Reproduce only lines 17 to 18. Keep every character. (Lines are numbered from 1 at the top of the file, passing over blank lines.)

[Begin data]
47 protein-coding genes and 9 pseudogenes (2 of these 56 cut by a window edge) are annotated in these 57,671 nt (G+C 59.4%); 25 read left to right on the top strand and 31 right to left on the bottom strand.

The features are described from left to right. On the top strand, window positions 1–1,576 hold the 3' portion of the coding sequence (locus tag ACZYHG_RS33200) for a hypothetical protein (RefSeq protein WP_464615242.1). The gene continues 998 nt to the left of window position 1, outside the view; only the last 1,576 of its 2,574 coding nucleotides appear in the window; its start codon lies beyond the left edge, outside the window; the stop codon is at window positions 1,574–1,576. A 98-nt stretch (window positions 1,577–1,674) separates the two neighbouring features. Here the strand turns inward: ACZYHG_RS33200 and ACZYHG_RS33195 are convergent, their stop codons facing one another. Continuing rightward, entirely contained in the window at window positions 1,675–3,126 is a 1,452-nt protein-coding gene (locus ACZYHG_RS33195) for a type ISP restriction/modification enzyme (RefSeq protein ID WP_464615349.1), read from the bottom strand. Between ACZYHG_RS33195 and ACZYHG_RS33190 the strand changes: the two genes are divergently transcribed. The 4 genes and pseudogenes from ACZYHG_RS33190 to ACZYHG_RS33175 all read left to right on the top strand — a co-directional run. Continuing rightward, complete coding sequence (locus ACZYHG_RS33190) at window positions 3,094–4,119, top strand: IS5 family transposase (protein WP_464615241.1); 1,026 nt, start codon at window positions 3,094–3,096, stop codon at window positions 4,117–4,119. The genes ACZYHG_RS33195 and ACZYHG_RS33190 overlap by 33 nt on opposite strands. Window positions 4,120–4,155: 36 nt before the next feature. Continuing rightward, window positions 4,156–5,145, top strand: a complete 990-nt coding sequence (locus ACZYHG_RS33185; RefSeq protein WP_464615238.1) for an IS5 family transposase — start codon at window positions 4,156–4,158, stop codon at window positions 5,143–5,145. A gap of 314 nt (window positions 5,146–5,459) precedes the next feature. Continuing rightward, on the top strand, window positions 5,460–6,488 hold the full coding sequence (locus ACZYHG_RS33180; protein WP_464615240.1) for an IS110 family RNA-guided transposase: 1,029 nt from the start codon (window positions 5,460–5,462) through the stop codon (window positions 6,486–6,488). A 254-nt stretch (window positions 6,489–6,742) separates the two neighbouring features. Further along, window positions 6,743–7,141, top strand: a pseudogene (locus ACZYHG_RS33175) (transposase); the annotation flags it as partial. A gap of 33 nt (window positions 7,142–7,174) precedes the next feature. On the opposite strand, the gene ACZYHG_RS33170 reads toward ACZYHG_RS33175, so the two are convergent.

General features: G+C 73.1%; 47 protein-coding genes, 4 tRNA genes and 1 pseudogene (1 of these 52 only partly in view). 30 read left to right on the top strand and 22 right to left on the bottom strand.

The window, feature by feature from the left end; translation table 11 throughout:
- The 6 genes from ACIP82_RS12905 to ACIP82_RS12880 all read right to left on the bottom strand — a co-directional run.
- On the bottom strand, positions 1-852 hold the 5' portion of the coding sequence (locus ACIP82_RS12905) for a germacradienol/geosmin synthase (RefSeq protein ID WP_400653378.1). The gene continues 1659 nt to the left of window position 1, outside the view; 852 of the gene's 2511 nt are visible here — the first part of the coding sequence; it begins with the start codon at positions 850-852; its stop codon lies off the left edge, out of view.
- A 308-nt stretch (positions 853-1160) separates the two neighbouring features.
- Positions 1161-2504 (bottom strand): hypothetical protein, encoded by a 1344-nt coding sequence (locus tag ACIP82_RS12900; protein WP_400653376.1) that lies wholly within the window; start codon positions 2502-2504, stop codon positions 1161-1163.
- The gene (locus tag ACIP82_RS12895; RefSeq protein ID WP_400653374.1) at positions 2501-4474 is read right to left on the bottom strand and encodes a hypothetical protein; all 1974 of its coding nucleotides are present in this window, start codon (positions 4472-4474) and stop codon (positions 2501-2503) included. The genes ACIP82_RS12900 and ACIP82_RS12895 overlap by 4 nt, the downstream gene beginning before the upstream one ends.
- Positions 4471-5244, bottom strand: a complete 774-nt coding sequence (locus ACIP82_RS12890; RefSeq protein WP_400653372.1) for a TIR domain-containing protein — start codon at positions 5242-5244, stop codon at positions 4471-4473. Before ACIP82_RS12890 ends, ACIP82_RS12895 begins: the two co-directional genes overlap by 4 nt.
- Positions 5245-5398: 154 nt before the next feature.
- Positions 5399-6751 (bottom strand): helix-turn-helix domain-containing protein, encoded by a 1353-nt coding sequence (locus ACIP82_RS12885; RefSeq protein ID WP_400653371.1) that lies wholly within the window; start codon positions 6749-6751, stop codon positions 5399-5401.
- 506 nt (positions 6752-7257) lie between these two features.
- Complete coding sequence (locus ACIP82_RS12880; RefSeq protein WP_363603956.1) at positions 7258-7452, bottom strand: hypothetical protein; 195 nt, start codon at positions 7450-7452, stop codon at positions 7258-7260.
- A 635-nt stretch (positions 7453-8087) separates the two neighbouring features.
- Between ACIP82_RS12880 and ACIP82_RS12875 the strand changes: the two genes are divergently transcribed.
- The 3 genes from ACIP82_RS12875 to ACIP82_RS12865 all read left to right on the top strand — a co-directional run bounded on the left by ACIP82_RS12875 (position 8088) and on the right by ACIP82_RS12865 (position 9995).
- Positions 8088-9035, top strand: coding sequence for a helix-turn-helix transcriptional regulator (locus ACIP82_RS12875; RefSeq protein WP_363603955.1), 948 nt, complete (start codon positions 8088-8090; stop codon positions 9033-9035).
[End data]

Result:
- The 3 genes from ACIP82_RS12875 to ACIP82_RS12865 all read left to right on the top strand — a co-directional run bounded on the left by ACIP82_RS12875 (position 8088) and on the right by ACIP82_RS12865 (position 9995).
- Positions 8088-9035, top strand: coding sequence for a helix-turn-helix transcriptional regulator (locus ACIP82_RS12875; RefSeq protein WP_363603955.1), 948 nt, complete (start codon positions 8088-8090; stop codon positions 9033-9035).